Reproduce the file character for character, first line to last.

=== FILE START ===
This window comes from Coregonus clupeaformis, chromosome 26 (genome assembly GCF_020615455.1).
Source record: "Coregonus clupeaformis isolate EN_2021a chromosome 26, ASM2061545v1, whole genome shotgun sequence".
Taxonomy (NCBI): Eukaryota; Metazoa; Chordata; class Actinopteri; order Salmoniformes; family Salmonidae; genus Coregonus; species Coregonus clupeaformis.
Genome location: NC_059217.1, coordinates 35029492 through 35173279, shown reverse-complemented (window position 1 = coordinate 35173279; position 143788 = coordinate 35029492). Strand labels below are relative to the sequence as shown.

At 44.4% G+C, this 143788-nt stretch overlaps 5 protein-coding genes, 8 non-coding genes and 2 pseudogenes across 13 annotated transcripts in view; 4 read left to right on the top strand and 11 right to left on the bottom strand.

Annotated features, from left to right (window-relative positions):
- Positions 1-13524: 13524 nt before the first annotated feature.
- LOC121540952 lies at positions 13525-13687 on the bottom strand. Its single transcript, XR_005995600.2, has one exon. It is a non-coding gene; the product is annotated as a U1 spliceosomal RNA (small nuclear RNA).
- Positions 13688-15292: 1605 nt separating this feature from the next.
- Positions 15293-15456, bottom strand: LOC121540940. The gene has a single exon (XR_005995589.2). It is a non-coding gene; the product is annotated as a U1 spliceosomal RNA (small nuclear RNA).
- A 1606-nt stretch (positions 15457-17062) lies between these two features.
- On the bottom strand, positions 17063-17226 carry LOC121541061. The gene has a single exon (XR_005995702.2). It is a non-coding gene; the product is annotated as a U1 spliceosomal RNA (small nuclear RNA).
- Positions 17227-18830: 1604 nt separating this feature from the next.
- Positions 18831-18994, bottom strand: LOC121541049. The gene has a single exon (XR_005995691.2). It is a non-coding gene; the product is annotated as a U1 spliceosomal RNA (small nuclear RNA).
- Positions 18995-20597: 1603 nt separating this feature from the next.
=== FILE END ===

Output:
This window comes from Coregonus clupeaformis, chromosome 26 (genome assembly GCF_020615455.1).
Source record: "Coregonus clupeaformis isolate EN_2021a chromosome 26, ASM2061545v1, whole genome shotgun sequence".
Taxonomy (NCBI): Eukaryota; Metazoa; Chordata; class Actinopteri; order Salmoniformes; family Salmonidae; genus Coregonus; species Coregonus clupeaformis.
Genome location: NC_059217.1, coordinates 35029492 through 35173279, shown reverse-complemented (window position 1 = coordinate 35173279; position 143788 = coordinate 35029492). Strand labels below are relative to the sequence as shown.

At 44.4% G+C, this 143788-nt stretch overlaps 5 protein-coding genes, 8 non-coding genes and 2 pseudogenes across 13 annotated transcripts in view; 4 read left to right on the top strand and 11 right to left on the bottom strand.

Annotated features, from left to right (window-relative positions):
- Positions 1-13524: 13524 nt before the first annotated feature.
- LOC121540952 lies at positions 13525-13687 on the bottom strand. Its single transcript, XR_005995600.2, has one exon. It is a non-coding gene; the product is annotated as a U1 spliceosomal RNA (small nuclear RNA).
- Positions 13688-15292: 1605 nt separating this feature from the next.
- Positions 15293-15456, bottom strand: LOC121540940. The gene has a single exon (XR_005995589.2). It is a non-coding gene; the product is annotated as a U1 spliceosomal RNA (small nuclear RNA).
- A 1606-nt stretch (positions 15457-17062) lies between these two features.
- On the bottom strand, positions 17063-17226 carry LOC121541061. The gene has a single exon (XR_005995702.2). It is a non-coding gene; the product is annotated as a U1 spliceosomal RNA (small nuclear RNA).
- Positions 17227-18830: 1604 nt separating this feature from the next.
- Positions 18831-18994, bottom strand: LOC121541049. The gene has a single exon (XR_005995691.2). It is a non-coding gene; the product is annotated as a U1 spliceosomal RNA (small nuclear RNA).
- Positions 18995-20597: 1603 nt separating this feature from the next.